Tuesday, October 16, 2018

Homecoming: A Sort of Homecoming

U2: A Sort of Homecoming

“A Sort of Homecoming” is a strange song in the U2 canon. It was not a hit, it is rarely played live (more on that, later), but it has long been one of my favorites—and in researching this piece, I found that there are many U2 fans who really love the song. As most of us know, U2 burst upon the scene with their remarkable debut, Boy, in 1980. I remember hearing it and playing it on WPRB, and being struck by the uniqueness of their sound, their earnestness, and their confidence, despite the fact that they were so young. The next album, October, was a minor stumble—not terrible, but somehow not fully realized. Their third album, War, was, start to finish, a great album, filled with anthems and love songs, delivered with passion, bravado, and musical talent. I saw them on that tour, at the Pier in New York, and was blown away. The album was a huge hit, and the album spawned hit singles—it was U2’s breakthrough into mass popularity.

When the band prepared to record its follow up, though, they wanted to move in a different direction, with less bombast and sloganeering. They wanted to work with Brian Eno, who initially was unimpressed by the band, and was planning to fob them off on his engineer, Daniel Lanois. Ultimately, though, Eno was convinced, and he agreed to work with U2 (along with Lanois), and try to create a more mature sound for the band. Not surprisingly, considering the production team, the collaboration resulted in The Unforgettable Fire, which was a more atmospheric and subtle album, but without losing the power of War. The two records are probably my favorite U2 albums (most critics probably go with The Joshua Tree or Achtung, Baby!, and I like them, too, but not as much).

“A Sort of Homecoming” is named after a line by poet Paul Celan, who Bono had been reading, in a speech he delivered on October 20, 1960, about five months after Bono was born, when Celan was awarded the Georg Büchner Prize. In that speech, Ceran discussed Büchner’s work, art, and poetry, and in his view, the circularity of poetry. He went on to say (in German, but I found a translation):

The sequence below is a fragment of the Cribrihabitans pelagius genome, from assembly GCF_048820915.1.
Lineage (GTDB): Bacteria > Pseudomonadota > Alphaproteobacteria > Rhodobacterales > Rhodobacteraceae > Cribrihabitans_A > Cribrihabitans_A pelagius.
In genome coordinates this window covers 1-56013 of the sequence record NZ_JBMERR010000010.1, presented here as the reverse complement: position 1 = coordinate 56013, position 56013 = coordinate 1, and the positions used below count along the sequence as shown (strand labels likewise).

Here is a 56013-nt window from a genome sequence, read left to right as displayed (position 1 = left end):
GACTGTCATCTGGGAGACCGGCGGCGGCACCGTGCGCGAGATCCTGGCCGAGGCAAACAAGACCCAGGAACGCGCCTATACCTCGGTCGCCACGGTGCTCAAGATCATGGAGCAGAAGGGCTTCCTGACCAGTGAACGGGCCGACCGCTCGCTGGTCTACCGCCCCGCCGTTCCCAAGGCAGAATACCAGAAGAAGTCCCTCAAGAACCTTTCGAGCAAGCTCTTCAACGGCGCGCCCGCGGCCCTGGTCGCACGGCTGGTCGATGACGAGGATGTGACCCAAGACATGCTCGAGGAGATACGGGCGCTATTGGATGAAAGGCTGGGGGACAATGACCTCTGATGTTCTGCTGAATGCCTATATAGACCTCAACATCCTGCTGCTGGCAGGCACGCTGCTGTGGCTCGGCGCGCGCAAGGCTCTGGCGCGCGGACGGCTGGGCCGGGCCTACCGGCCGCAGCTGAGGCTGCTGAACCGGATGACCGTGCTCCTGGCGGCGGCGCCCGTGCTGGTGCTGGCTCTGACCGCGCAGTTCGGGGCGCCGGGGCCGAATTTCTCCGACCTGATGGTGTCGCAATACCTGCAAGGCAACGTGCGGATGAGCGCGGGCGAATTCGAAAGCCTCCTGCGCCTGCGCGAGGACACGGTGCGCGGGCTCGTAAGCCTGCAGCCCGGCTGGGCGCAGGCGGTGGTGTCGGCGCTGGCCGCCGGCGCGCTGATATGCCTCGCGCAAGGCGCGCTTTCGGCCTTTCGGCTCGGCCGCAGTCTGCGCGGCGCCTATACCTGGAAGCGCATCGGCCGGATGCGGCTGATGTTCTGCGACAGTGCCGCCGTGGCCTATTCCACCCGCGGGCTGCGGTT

Is it on such paths that poems take us when we think of them? And are these paths only detours, detours from you to you? But they are, among how many others, the paths on which language becomes voice. They are encounters, paths from a voice to a listening You, natural paths, outlines for existence, perhaps, for projecting ourselves into the search for ourselves. . . . A kind of homecoming. 

I’ll bet you never thought that we’d be discussing German literature when you started reading this music blog post, did you? But critics note that this song, and the whole Unforgettable Fire album, show a more Celan-like spiritual doubt as compared to the more certain religious themes of their prior work.

Although I've never read Celan (but have read a little Büchner), what grabbed me about the song was the sense of yearning, both lyrically and musically, that is palpable from its quiet, polyrhythmic opening, to its more intense end. Note that the song is not called just “Homecoming,” it is “A Sort of Homecoming,” so it is fitting that lyrically it works on so many levels—as a personal homecoming to Bono’s native Ireland, as the “homecoming” of his late mother, as a return from war (possible the violence that was engulfing Ireland at the time), and as a spiritual renewal. And maybe more. Ultimately, though, the song ends with the comforting thought:

Oh don't sorrow, no don't weep 
For tonight, at last 
I am coming home 
I am coming home 

U2 played the song pretty regularly from 1984-1987, as they toured in support of The Unforgettable Fire and its follow-up, The Joshua Tree. There’s an excellent, if more triumphant and less atmospheric, live version from 1984, released on 1985’s EP Wide Awake In America (which is an odd title, because the song was actually recorded at a soundcheck before a show in London, with the crowd noises dubbed in later). But they basically ditched it from their setlist until a performance in 2001 at Slane Castle, in Ireland, which was described on one site as “somewhat shambolic, with Bono struggling to remember the lyrics.”

It made another appearance that year under very unusual circumstances, in Oakland on November 16, 2001. A devoted U2 fan and guitarist, Scott Perretta, had seen U2 pull people out of the audience on occasion to play guitar, and decided to see if he could make that happen for him. He went to the show on November 15 with a sign that said Me + Guitar = People? Knockin? Watchtower? Anything! and planted himself by the stage. U2 security asked if could actually play, because the band got pissed off when poseurs were selected and couldn’t. Assured by Peretta’s friends that he was legit, the security director said that if Bono was interested, he’d give Peretta a signal. But it didn’t happen.

Until the next night, when Peretta could see Bono and the Edge checking out his sign, and they invited him onstage. Peretta started playing the opening to “Homecoming,” which surprised them (since it wasn't on the sign, and wasn't as noted above, a regular part of their set), but they went with it, despite the fact that Bono couldn’t remember the lyrics.  He started ad-libbing about the song, crediting Van Morrison for its inspiration, before turning it into a prayer for the United States, which only two months before had suffered the 9/11 attacks. The crowd went wild. Here’s the audio of the performance. Here’s Peretta’s detailed recollection of the night, and here and here are short audience videos showing him onstage.

As Peretta wrote about that night: “I can die happy now.”

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